Substitute teachers should inquire with individual school districts to learn credentialing requirements. If substituting for more than 20 days, certification is required.
To apply for a substitute teacher credential, you’ll need at least 60 semester hours at a college and to pass a background check. More details can be found on the state’s education website.
This brief document provides a clear set of requirements needed to work as a substitute teacher in New Mexico. At a minimum, a high diploma is necessary.
Eligibility requirements for substitute teachers include a bachelor’s degree as well as a nomination by a school principal. Visit the state’s Department of Education site to learn more.
A professional educator’s license isn’t required in North Carolina, however, individual school districts may have requirements for substitute teachers.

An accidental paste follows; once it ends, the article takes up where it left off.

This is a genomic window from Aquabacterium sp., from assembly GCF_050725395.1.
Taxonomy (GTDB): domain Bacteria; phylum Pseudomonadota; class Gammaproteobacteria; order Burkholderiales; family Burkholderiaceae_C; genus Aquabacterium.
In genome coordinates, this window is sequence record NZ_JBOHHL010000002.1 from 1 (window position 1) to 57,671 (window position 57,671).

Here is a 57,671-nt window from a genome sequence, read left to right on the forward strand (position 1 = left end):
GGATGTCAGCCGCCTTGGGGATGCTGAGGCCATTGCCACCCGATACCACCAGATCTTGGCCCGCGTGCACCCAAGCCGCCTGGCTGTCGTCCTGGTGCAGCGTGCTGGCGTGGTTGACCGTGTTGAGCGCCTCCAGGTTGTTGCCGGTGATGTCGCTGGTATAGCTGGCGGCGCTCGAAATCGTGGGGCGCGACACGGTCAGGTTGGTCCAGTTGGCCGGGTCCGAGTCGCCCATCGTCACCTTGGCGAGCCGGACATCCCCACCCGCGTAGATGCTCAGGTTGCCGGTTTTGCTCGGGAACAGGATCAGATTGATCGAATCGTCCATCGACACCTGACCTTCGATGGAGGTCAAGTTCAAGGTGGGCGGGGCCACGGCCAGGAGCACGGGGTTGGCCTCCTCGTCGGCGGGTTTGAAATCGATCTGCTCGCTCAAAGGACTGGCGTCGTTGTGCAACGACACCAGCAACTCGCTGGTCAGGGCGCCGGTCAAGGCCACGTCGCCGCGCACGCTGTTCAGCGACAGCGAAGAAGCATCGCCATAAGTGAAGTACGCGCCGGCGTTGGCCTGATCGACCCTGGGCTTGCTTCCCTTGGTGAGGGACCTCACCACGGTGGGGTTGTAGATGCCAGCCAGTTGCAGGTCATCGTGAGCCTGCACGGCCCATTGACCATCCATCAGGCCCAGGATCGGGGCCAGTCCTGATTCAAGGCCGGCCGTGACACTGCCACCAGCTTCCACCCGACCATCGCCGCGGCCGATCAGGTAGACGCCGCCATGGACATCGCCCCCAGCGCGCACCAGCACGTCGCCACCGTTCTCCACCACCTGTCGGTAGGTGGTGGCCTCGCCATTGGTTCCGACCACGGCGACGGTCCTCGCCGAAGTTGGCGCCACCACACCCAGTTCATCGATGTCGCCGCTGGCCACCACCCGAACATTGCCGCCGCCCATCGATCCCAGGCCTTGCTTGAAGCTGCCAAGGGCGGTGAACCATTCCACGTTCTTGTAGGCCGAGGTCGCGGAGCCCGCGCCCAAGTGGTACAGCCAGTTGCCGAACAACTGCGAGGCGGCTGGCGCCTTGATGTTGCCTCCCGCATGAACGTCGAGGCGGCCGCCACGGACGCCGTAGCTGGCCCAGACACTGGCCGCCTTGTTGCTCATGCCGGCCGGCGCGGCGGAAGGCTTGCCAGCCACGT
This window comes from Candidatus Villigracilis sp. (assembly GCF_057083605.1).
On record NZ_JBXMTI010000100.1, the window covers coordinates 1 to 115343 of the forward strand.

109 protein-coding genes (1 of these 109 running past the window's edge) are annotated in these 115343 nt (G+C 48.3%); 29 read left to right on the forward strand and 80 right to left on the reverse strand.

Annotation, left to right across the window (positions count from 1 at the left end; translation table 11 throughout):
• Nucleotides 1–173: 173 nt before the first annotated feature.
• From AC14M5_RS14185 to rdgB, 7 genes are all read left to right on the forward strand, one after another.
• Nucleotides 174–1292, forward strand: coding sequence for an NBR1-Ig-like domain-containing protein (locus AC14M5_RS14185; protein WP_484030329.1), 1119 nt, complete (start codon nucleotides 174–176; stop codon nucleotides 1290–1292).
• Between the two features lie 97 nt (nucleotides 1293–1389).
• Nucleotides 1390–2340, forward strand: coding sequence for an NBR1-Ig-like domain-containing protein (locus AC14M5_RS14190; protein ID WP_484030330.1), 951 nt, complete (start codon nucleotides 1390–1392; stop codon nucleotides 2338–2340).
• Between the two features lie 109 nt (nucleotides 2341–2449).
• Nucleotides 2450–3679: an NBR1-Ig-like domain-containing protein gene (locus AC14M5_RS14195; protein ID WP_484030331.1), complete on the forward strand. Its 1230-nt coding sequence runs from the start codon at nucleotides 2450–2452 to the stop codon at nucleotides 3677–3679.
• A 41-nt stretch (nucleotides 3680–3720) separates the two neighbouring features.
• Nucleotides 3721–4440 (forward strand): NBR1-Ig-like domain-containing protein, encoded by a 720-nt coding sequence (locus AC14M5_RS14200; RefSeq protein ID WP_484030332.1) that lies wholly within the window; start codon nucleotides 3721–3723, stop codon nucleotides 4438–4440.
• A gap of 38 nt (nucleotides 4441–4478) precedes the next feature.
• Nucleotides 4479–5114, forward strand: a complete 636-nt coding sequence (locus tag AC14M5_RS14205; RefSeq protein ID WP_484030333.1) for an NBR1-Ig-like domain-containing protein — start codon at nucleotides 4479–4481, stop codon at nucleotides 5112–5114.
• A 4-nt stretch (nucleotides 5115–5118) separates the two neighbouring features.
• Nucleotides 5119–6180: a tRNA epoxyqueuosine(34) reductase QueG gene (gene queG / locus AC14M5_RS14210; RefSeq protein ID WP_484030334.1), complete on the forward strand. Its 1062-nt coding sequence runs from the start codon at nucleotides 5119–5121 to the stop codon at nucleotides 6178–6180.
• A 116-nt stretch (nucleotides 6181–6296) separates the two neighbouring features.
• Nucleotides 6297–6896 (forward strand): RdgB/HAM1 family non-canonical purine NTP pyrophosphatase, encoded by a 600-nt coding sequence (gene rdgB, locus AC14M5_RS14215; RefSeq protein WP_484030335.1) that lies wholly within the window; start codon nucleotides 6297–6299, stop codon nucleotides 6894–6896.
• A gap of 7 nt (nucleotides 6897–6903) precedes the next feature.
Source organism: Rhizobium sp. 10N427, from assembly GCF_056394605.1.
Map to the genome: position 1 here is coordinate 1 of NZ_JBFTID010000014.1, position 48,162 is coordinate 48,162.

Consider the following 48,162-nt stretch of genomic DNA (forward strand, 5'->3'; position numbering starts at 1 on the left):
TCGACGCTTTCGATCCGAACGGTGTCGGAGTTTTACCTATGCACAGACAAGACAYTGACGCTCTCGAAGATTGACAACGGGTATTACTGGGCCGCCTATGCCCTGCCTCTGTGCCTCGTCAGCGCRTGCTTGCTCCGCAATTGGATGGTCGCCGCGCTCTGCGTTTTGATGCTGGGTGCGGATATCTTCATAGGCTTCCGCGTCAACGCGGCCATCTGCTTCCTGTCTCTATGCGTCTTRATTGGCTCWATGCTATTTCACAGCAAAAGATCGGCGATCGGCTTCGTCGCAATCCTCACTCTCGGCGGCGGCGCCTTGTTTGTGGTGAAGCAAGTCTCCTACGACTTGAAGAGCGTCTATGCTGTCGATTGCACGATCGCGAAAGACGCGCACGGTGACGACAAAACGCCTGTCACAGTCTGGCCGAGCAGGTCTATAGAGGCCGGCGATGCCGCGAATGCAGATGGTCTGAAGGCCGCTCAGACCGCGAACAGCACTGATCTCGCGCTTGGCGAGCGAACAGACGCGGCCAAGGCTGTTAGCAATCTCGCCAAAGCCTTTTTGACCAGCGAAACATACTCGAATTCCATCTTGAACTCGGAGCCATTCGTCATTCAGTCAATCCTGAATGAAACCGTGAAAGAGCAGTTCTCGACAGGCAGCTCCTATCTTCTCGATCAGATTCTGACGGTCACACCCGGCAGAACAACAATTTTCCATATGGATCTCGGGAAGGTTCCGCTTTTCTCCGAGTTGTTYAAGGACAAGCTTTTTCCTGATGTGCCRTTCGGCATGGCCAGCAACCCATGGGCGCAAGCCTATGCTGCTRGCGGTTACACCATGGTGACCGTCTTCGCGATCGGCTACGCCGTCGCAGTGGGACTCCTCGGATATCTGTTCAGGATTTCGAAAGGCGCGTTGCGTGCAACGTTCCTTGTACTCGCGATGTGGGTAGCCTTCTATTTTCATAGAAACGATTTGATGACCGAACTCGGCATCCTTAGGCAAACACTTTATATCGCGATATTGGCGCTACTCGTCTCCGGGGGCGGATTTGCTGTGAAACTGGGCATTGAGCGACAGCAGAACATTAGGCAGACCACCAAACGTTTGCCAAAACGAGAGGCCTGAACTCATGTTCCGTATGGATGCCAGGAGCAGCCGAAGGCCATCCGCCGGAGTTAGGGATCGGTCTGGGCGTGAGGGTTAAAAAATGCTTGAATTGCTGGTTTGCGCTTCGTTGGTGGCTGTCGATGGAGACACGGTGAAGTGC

An Interim Substitute license is available to those who complete 48 semester hours of coursework, complete a fingerprint packet and submit a letter from a ND school administrator.
Ohio’s Department of Education site provides comprehensive information on substitute teaching licenses. Learn more about the 1-year and 5-year options.
The state oversees substitute teaching credentials, however, some districts may have additional requirements. Visit the state’s Department of Education site to learn more.
Substitute teachers without an Oregon teaching license must complete an approved teacher education program. More details can be found on the state’s site.
A substitute teacher candidate must hold a bachelor’s degree and meet other requirements. Referred to as “emergency permits,” the credential is valid when no qualified or certified applicant is available.
To apply for a 1-year permit, substitute teachers must complete an application form and pay a fee of $50. A bachelor’s degree is a minimum requirement.